Number of young adults with driving licences falls by 40 per cent

Government-backed study reveals under a third of those aged 17-20 hold a driving licence, down from nearly half in the early 1990s

Happy drivers, happy motorists, young drivers, learner

Significantly fewer young adults hold driving licences today than in the early 1990s, a Government-backed study has found.

A meta-analysis of existing research and literature, carried out for the Department for Transport (DfT) by Oxford and Bristol universities, looked into transport trends for those aged 17-29, and found sharp declines in car usage and ownership.

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The proportion of those aged 17-20 holding a driving licence has fallen by almost 40 per cent in recent years, dropping from 48 per cent in the early 1990s to 29 per cent in 2014. Licence rates for those aged between 20 and 29 dropped from 75 to 63 per cent over the same period.

Car usage is also significantly down, with those aged between 17 and 29 taking 36 per cent fewer trips in cars in 2010-2014 compared to the late 1990s.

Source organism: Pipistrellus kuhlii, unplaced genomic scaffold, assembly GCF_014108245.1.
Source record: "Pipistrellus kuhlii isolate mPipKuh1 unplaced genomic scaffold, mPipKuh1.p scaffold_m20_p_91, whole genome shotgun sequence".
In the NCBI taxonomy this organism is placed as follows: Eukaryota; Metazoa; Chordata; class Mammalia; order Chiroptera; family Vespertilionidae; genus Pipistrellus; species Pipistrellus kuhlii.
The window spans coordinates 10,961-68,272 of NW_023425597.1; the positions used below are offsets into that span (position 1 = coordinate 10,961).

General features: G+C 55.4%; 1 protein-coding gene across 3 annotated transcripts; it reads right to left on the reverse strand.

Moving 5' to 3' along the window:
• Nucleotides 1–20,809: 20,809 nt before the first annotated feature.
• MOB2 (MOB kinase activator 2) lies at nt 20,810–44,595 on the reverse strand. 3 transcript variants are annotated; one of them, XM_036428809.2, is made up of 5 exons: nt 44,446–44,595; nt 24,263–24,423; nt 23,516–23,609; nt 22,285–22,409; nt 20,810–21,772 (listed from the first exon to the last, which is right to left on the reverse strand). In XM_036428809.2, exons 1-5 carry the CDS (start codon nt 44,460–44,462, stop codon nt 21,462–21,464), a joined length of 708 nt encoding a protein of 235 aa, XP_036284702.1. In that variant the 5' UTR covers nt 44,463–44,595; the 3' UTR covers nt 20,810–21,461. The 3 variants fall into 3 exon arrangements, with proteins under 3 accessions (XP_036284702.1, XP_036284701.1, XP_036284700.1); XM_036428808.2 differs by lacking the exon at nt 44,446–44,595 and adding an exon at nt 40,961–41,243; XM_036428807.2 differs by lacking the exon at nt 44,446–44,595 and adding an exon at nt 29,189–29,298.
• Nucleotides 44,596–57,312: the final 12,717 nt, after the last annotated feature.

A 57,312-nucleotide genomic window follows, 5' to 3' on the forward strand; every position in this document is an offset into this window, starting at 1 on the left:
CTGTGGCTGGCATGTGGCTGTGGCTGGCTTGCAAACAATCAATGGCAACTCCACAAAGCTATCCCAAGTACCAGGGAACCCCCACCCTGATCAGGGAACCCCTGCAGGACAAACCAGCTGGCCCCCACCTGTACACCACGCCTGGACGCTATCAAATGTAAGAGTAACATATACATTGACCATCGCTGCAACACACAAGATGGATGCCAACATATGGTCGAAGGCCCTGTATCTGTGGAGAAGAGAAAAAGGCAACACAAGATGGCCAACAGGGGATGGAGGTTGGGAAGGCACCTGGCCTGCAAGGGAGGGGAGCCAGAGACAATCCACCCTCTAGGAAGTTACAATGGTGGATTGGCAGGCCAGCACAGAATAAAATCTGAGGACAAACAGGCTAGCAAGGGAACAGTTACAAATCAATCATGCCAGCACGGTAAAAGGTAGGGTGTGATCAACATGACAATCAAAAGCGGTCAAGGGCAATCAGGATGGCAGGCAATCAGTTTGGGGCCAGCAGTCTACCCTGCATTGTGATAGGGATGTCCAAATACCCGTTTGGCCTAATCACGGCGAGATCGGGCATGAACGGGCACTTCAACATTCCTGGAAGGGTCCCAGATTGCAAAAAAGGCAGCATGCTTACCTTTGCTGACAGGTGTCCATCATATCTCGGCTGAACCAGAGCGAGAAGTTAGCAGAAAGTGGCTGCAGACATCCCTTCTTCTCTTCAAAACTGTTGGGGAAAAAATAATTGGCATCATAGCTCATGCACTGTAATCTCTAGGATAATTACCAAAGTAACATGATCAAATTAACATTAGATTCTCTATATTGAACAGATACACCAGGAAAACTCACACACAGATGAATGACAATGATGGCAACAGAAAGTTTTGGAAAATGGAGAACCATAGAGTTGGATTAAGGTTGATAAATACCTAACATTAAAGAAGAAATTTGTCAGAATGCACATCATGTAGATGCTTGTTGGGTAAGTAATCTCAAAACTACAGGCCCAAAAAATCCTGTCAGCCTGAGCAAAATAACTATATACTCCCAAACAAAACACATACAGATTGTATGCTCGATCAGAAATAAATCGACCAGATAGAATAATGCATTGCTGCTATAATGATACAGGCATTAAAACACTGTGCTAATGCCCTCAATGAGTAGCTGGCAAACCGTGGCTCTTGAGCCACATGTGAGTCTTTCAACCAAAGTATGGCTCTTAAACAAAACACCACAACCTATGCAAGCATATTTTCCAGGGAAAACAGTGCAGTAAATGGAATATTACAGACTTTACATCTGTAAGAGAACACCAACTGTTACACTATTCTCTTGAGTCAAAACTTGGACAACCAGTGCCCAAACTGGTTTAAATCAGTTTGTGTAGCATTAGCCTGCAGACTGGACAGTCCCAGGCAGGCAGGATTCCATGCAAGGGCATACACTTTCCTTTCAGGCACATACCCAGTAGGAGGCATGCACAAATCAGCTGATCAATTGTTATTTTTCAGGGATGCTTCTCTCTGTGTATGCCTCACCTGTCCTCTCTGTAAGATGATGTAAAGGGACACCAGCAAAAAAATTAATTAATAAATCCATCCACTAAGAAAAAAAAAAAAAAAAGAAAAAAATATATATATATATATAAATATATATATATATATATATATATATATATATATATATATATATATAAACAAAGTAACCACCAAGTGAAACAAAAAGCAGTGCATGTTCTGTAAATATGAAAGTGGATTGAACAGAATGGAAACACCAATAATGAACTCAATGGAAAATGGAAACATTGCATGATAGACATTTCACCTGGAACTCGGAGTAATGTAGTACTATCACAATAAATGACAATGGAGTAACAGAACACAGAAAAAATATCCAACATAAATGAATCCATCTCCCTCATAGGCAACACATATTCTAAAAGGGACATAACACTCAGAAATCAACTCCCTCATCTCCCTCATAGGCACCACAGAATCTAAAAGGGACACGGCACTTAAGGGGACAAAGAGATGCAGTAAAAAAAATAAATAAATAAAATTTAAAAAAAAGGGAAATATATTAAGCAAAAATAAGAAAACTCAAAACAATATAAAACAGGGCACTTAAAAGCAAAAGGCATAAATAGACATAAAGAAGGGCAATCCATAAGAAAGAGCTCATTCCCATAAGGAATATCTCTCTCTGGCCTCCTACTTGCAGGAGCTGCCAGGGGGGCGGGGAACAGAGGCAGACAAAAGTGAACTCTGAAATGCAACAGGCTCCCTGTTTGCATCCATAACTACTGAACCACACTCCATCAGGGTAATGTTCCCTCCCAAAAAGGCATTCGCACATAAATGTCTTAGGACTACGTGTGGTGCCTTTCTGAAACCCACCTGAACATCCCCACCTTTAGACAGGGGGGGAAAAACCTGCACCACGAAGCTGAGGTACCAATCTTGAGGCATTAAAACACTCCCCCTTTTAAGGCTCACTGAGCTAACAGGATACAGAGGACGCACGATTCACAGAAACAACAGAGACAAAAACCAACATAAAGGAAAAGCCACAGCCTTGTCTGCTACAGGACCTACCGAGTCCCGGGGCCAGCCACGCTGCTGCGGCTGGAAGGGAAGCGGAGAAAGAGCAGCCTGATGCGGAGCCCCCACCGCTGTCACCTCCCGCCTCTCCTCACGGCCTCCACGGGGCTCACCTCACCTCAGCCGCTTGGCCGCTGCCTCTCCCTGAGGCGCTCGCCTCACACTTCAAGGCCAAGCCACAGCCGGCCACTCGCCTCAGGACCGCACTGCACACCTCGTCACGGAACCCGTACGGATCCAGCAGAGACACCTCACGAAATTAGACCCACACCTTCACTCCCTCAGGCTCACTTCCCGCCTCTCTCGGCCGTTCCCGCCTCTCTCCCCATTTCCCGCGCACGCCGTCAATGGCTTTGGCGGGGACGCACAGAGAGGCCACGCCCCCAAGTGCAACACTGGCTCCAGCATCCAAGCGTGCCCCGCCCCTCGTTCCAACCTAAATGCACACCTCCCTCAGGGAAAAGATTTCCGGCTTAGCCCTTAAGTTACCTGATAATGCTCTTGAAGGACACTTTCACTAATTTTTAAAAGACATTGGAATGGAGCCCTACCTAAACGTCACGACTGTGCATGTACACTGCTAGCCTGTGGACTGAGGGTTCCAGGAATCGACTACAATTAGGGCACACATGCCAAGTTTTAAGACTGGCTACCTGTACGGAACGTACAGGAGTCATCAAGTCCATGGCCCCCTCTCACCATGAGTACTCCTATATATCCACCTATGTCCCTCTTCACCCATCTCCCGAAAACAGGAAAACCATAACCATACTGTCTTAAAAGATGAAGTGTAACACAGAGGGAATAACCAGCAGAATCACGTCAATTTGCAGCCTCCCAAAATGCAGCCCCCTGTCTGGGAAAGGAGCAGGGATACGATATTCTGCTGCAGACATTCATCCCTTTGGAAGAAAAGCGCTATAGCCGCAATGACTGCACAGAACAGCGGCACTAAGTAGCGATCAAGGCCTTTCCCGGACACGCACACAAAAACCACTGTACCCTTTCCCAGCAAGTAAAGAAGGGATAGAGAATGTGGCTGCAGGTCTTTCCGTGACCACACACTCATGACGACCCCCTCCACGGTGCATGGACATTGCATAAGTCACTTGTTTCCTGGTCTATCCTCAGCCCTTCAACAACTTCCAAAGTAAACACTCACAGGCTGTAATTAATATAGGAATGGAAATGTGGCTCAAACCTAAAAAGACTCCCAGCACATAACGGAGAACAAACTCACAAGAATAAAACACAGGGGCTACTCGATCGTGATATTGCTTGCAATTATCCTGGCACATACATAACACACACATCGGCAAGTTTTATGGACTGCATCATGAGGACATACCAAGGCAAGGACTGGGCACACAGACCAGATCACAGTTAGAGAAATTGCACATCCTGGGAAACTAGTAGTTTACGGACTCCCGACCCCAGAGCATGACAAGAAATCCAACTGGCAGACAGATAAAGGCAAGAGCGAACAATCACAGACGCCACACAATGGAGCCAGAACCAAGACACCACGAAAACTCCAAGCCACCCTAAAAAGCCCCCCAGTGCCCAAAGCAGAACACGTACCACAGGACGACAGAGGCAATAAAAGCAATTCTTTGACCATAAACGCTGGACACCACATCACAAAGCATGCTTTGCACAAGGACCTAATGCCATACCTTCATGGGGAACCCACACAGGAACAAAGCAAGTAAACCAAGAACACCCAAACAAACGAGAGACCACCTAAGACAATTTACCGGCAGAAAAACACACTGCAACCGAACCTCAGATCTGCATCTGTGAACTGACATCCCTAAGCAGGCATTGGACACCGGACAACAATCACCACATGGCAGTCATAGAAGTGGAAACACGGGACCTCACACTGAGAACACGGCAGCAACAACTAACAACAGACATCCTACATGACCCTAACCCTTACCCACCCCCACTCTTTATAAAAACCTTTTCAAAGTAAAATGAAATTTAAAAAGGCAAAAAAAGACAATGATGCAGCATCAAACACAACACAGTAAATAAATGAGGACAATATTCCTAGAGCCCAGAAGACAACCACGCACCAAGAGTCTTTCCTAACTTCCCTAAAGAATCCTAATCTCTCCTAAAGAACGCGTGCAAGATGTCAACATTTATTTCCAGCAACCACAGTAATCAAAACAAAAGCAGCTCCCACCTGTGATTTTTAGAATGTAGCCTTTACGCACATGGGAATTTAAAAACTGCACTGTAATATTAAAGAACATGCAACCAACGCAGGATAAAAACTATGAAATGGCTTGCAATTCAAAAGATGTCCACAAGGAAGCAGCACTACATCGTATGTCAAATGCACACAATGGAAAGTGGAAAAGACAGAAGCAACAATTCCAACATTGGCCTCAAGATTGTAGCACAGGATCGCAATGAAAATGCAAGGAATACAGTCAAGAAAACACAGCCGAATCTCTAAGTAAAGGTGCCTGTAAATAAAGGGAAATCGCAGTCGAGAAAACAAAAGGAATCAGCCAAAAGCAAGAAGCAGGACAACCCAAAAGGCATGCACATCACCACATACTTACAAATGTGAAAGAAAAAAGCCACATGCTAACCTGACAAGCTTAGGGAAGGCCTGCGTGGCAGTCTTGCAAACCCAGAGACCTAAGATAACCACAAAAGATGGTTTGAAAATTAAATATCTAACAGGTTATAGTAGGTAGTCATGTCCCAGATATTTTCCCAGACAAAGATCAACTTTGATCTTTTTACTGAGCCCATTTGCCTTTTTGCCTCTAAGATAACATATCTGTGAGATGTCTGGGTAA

Those decreases can be partly attributed to changing lifestyles among young people, with those aged 17-29 spending an average of 60 minutes extra at home each day in 2014 compared to 1995.

Young people are also said to be increasingly living in urbanised areas, meaning they have less use for cars due to better access to public transport; the researchers noted there had only been a “small increase in trips per person by public transport”, however.

More likely causes for the reduction in car use among young people include “long-term change in the nature of employment” together with “increasing use of ICTs” - information communication technologies, or smartphones and computers. The driving test increasing in difficulty, the cost of driving growing, and young people living with their parents for longer than they used to were also cited as possible reasons.

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Referencing a previous study that warns such downward trends mean we may have reached “peak car” as a nation, the study’s authors say this reduction in car use is likely to become the “new norm” in years to come, and that it was “difficult to envisage…earlier levels of car use” returning.

“Many young people”, the researchers concluded, “have become accustomed to a lifestyle in which private car use is less central than it has been for previous generations.”

The driving test has changed significantly in recent times. Could you pass it again if you took it today?

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